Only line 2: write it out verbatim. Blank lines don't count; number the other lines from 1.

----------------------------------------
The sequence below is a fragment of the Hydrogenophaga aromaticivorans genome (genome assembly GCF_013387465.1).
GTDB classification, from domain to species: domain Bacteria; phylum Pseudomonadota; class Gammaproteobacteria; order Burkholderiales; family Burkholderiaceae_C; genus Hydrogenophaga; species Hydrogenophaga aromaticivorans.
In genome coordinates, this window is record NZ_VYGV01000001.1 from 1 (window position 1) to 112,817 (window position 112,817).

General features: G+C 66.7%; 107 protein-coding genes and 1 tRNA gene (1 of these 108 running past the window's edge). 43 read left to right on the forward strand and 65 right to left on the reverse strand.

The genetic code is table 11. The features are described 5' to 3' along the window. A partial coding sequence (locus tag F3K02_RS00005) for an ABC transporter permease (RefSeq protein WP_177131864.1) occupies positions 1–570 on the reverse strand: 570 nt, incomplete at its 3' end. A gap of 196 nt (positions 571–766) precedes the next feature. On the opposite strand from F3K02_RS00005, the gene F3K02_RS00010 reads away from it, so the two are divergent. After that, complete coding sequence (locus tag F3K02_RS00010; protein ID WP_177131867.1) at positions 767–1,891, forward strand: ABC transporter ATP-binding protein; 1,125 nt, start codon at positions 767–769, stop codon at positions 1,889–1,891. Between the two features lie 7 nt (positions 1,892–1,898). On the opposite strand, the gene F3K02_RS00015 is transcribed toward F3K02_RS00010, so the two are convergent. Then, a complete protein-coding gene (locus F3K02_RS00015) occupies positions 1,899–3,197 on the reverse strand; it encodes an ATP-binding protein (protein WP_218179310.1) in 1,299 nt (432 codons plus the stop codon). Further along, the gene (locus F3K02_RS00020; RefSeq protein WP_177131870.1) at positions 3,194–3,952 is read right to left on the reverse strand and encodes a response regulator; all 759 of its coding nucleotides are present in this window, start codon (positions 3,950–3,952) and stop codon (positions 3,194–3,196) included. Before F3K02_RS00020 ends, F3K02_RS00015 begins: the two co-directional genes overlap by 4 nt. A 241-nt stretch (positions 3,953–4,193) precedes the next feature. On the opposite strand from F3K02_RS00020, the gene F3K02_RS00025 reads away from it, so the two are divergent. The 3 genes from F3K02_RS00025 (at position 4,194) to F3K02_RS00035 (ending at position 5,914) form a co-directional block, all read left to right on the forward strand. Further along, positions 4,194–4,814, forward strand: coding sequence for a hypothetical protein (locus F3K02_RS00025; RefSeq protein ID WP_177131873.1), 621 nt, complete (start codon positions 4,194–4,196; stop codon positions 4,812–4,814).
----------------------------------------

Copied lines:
GTDB classification, from domain to species: domain Bacteria; phylum Pseudomonadota; class Gammaproteobacteria; order Burkholderiales; family Burkholderiaceae_C; genus Hydrogenophaga; species Hydrogenophaga aromaticivorans.